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Getting Chinese residency cards called ‘treasonous’

Taiwanese lawmakers of the ruling Democratic Progressive Party (DPP) have warned that applying for China-issued residency cards may constitute treason, as the cards are de facto documents of Chinese citizenship.

Beijing this month began issuing residency cards to Taiwanese, Hongkongers and Macanese living and working on the mainland. These new cards, bearing largely similar identification features to those on Chinese ID cards, will enable holders to access a host of public services previously exclusive to permanent mainland residents.

The DPP concern is that despite the fact that the cards will make life more convenient for their holders, ranging from booking train tickets to checking into hotels, the new residency scheme is a plot by Beijing to assimilate Taiwanese into mainland Chinese society and make them subject to all Chinese laws.

Taiwanese, Hongkongers and Macanese used to be treated as quasi-foreigners on the mainland and were only entitled to some informal privileges.

The Chinese State Council’s Taiwan Affairs Office said earlier this month that the new residency scheme was off to a good start, with more than 22,000 Taiwanese applying within its first week.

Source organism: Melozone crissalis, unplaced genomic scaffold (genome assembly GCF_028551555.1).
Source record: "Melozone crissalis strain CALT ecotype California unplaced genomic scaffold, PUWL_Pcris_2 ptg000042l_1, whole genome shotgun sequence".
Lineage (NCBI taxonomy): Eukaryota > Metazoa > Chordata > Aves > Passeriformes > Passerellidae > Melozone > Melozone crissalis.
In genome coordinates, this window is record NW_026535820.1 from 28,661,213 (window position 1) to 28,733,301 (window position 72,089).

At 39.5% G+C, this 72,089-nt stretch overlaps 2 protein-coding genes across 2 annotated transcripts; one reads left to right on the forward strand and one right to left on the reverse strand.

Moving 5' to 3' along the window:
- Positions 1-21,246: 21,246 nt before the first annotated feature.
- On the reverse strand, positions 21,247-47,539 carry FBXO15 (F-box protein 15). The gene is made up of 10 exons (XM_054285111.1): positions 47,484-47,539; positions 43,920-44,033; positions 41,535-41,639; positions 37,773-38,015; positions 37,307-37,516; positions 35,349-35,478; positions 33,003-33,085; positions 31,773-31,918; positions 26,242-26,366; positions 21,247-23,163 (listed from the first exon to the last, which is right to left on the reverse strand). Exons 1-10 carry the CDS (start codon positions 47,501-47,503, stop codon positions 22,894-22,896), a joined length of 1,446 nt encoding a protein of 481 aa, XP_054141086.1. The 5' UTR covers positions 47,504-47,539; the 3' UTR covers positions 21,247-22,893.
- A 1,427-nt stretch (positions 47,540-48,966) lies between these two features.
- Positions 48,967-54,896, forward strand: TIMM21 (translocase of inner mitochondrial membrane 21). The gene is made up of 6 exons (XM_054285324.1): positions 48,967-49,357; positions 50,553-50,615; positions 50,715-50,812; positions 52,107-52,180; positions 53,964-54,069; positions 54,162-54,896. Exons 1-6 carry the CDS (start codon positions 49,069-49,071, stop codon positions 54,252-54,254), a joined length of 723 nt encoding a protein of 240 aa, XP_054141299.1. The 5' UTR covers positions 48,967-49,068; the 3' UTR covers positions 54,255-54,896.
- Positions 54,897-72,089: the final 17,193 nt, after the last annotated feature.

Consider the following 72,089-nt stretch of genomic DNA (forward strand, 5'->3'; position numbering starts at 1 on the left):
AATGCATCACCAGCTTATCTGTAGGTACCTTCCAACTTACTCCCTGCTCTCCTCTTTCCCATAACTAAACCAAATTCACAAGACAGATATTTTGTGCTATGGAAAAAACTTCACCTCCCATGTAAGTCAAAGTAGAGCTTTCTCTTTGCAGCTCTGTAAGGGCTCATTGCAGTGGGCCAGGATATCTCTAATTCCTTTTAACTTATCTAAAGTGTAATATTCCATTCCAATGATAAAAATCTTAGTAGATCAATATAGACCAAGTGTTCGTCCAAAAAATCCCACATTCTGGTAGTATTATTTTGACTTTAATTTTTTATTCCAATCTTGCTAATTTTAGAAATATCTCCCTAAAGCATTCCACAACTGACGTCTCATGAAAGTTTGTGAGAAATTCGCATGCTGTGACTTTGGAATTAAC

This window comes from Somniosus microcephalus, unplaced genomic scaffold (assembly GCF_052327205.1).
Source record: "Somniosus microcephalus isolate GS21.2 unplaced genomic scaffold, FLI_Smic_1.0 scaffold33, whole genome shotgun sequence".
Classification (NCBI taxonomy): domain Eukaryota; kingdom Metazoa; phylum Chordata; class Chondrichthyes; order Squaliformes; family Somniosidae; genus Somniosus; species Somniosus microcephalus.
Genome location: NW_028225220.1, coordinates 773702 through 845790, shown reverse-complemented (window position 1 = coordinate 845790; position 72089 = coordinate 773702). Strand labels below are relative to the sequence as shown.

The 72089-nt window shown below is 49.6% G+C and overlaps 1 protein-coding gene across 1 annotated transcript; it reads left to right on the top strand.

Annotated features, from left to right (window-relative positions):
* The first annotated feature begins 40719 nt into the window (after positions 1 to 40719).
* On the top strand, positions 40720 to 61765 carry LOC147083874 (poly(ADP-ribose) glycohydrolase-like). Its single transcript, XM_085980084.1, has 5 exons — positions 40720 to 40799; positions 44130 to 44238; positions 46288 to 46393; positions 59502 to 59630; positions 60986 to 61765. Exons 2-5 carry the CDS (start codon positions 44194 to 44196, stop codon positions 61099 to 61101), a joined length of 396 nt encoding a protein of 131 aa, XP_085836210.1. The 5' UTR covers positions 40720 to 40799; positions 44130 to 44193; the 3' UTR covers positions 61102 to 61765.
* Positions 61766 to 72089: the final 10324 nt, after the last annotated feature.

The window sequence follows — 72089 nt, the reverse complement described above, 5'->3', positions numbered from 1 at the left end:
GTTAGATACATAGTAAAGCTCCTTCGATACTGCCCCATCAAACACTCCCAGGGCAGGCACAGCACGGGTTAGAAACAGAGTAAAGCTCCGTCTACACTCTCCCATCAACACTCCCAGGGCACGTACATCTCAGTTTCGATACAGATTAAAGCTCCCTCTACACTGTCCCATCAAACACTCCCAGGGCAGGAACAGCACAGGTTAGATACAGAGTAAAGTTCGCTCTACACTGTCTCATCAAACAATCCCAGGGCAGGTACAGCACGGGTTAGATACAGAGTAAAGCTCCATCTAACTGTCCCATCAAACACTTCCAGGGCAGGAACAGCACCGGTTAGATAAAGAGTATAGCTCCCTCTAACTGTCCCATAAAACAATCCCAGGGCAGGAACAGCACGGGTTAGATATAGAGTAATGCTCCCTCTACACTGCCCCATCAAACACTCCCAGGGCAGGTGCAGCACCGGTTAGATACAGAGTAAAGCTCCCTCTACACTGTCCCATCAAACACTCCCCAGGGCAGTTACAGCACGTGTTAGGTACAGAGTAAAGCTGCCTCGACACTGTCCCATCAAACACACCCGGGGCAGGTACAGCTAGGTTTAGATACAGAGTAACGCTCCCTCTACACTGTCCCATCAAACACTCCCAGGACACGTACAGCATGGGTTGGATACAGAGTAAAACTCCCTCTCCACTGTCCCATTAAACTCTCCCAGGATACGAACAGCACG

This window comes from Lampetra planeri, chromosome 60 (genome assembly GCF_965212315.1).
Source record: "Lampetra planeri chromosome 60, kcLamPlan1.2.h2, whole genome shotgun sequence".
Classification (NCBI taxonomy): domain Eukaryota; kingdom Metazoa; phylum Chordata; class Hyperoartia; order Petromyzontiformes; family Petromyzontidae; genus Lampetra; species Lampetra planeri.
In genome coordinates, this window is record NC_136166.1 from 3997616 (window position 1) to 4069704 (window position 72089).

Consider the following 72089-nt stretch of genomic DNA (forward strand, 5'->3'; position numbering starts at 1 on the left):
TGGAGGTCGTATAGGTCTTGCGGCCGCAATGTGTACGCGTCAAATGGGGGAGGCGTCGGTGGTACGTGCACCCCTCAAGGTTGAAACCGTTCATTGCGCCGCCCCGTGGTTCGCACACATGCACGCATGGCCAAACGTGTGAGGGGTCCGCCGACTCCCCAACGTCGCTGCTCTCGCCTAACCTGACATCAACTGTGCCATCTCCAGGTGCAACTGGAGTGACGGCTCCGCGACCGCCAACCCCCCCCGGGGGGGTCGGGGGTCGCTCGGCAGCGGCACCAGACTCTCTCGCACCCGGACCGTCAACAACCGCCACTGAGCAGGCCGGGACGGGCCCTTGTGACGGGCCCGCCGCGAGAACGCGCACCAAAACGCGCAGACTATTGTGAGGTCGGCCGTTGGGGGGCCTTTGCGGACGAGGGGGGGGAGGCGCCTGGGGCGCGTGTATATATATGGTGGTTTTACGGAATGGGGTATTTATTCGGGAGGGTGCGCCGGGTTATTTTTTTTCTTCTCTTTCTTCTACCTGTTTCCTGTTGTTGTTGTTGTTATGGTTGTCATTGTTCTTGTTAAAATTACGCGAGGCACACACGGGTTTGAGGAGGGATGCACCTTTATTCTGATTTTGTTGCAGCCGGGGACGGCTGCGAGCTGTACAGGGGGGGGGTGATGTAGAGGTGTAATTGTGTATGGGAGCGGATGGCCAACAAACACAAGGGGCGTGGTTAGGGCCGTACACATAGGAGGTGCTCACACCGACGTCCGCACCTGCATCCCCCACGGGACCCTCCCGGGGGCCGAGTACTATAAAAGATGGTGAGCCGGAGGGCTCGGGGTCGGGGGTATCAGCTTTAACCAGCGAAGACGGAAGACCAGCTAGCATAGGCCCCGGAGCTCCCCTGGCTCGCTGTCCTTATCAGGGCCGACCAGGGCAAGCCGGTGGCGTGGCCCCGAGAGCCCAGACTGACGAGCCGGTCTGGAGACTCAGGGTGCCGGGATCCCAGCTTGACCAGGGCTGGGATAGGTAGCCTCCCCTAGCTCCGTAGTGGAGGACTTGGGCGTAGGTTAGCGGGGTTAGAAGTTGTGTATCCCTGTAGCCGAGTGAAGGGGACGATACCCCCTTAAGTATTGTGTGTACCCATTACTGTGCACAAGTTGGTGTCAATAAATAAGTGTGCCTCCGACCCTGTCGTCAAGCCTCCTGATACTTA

A DPP lawmaker said Beijing aimed to have more than 80% of Taiwanese currently living, studying or working on the mainland sign up for the new scheme before the end of the year.

There are varying estimates about the exact size of the Taiwanese diaspora on the mainland, ranging from 600,000 to more than 2 million.

Screen Shot 2018-09-19 at 6.17.55 PM

A Taiwanese shows his Chinese residency card. Photo: Weibo via VCG

Back in Taiwan, legislators of the DPP caucus revealed to the Taipei Times that they had been discussing countermeasures to penalize these “treasonous” Taiwanese, including denaturalization or automatic renunciation of their Taiwanese nationality.

Other proposals under discussion included denying holders of Chinese residency cards access to Taiwan’s public health care, or compiling a blacklist to bar them from running for official posts.

These punitive actions under discussion would fall within the purview of a slew of Taiwanese laws including the National Security Act, the Classified National Security Information Protection Act and legislation governing cross-Strait relations.

Meanwhile, Taiwan’s Executive Yuan is yet to roll out measures to stave off Beijing’s poaching of Taiwanese residents.

A whip of the DPP caucus told the island’s semi-official Central News Agency that President Tsai Ing-wen and her cabinet would have to discuss the issue internally before coming up with a coherent response, adding that Tsai was always open to all suggestions on how to punish those embracing Beijing.

He said Taipei’s official response to Beijing’s residency program and punitive measures would be “far more than just a rap on the knuckles.”

He also promised to pressure Tsai’s deputy, Premier William Lai, at the next Legislative Yuan inquiry session this week.

There have been rumors that Taiwan may also implement a similar residency program to woo mainland students on the island.

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